The software certainly seems to have all sorts of adjustments and tweaks, but I tried a few slides on quickscan, and they looked okay.
Will definitely get stuck into some scanning in the New Year and let you know what its like. I'm only doing slides.

digikiwi
26-01-2008, 02:16 PM
@ Grimy:


Well I've taken the plunge an bought a Plustek OpticFilm 7200 from a dealer on Trade Me ($400 new). It arrived today and if it wasn't for Bathurst I'd be getting stuck in to my pile of slides on Sunday ( I probably won't be able to resist having a go on a few anyway)!

I'd also love to hear how that unit is working out as I have a friend with limited time left in this world who has about 1000 slides to scan. We plan to put all the pics on the net as a teaching resource, but working on a budget so the Plustek might be the solution.

How has your experience with this unit been?

Cheers

Digikiwi

tutaenui
26-01-2008, 08:23 PM
I am using a Plustec 7200 unit and am scanning some 4000 slides mostly taken in the early 1960's. I was really shocked to find how much the slides had deteriorated in the last 5-7 years. Many have developed serious colour shifts despite having been stored in the dark and many are showing what I assume is a fungus attack which is effecting the emulsion surface. The Plustec has good software supplied to manipulate the scan but I prefer to have the scan open up in my photo editor and work from there. I have found the intellscan works better than the quick scan setting. I have found that a slide in good condition can be printed without any post scan processing but unfortunately I have to work on most scans due to the poor condition of the slide . At this stage I am doing only the minimum post scan processing, just removing colour casts, scratches and the effects of the emulsion breakdown. This averages 20-30 mins per slide compared to about a 30 secs to a minute for a good one. The plustec also comes with a film strip holder and I have experimental and successfully scanned colour neg and black and white film.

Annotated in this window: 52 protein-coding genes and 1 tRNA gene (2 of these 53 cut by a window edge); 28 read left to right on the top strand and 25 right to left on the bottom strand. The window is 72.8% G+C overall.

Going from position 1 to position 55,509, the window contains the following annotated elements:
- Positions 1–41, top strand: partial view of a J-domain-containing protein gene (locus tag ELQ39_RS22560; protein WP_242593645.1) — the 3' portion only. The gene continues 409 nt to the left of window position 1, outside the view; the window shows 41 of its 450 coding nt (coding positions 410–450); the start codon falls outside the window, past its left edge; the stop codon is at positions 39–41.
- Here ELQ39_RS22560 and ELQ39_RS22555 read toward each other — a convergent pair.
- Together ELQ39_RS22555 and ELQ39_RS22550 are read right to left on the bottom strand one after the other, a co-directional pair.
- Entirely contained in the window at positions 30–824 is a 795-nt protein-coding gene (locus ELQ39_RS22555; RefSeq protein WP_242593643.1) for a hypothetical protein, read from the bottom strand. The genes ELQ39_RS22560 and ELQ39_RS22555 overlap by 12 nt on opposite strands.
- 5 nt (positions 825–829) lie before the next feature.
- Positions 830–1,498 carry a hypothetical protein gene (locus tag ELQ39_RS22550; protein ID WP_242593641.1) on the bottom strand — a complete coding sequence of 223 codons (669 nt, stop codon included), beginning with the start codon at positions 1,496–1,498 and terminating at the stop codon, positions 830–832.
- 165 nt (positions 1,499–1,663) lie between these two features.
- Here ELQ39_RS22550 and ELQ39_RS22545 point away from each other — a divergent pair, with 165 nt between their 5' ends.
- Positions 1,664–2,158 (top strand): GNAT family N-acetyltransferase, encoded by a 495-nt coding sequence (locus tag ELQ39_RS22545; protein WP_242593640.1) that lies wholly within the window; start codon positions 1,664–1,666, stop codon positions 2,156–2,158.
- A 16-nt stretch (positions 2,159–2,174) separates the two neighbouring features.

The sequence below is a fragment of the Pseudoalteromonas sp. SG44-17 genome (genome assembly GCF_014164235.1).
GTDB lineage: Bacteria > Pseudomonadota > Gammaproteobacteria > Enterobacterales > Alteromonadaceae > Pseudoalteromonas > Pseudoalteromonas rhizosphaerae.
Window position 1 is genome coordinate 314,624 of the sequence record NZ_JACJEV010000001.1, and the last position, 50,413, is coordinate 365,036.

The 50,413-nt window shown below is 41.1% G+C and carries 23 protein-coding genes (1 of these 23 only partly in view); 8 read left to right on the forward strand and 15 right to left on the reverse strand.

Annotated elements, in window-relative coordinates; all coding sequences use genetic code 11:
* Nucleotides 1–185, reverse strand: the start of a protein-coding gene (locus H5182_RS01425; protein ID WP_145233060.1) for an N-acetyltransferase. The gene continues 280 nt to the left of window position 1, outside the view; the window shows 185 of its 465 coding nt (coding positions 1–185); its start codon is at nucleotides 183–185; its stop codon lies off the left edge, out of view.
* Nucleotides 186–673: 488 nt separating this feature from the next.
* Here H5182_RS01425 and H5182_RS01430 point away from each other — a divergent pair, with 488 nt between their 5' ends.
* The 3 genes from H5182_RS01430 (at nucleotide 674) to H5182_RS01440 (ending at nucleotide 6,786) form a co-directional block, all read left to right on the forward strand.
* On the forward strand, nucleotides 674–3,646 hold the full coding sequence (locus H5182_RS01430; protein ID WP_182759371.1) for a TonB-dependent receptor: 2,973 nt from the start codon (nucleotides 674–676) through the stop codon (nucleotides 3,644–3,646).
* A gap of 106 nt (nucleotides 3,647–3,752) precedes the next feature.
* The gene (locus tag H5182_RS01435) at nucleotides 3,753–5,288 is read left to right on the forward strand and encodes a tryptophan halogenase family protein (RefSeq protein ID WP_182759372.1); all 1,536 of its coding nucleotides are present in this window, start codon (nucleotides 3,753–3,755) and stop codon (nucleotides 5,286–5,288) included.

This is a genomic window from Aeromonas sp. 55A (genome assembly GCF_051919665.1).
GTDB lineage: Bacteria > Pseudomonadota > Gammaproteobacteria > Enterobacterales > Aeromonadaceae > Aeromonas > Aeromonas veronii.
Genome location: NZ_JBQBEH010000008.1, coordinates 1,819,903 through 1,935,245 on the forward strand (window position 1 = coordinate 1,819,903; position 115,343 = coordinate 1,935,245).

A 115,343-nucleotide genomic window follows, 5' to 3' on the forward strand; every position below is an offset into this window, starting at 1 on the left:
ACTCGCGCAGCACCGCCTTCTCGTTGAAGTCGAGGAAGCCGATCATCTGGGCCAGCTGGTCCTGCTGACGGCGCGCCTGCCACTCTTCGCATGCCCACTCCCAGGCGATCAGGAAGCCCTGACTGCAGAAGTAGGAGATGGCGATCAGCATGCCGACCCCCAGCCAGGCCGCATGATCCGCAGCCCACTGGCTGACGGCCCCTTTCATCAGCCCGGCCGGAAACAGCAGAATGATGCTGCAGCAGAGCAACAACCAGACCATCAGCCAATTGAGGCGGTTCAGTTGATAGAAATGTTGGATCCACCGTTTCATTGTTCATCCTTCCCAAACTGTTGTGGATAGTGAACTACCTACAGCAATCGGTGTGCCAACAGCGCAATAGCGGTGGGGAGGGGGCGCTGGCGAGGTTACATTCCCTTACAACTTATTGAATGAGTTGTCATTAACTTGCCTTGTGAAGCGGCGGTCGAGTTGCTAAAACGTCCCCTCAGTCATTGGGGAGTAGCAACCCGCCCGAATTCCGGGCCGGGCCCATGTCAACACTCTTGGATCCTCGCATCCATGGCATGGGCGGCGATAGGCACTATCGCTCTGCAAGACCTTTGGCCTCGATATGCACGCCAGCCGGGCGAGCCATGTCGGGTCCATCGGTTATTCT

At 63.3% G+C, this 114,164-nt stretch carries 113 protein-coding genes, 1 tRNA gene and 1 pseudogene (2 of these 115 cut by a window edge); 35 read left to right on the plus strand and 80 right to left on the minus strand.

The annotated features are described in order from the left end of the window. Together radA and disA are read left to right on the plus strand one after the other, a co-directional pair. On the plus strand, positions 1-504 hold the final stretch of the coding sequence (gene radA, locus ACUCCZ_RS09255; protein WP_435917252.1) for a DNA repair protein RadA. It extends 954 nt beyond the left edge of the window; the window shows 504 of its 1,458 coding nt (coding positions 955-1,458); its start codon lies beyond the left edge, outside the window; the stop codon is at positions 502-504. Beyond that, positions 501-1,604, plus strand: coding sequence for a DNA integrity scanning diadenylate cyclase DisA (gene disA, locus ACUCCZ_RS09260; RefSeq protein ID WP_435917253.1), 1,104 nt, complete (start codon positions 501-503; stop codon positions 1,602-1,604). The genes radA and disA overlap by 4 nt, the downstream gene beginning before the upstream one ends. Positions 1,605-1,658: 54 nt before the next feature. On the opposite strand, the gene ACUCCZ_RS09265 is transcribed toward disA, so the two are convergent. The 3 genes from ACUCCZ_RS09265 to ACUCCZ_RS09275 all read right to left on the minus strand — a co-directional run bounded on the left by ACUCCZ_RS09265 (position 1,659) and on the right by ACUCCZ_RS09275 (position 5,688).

I am scanning at 2400dpi and end up with a 39 meg tiff file.

Grimy
26-01-2008, 08:40 PM
I still haven't started with mine yet. Sorry.

Joe Blogs
26-01-2008, 10:41 PM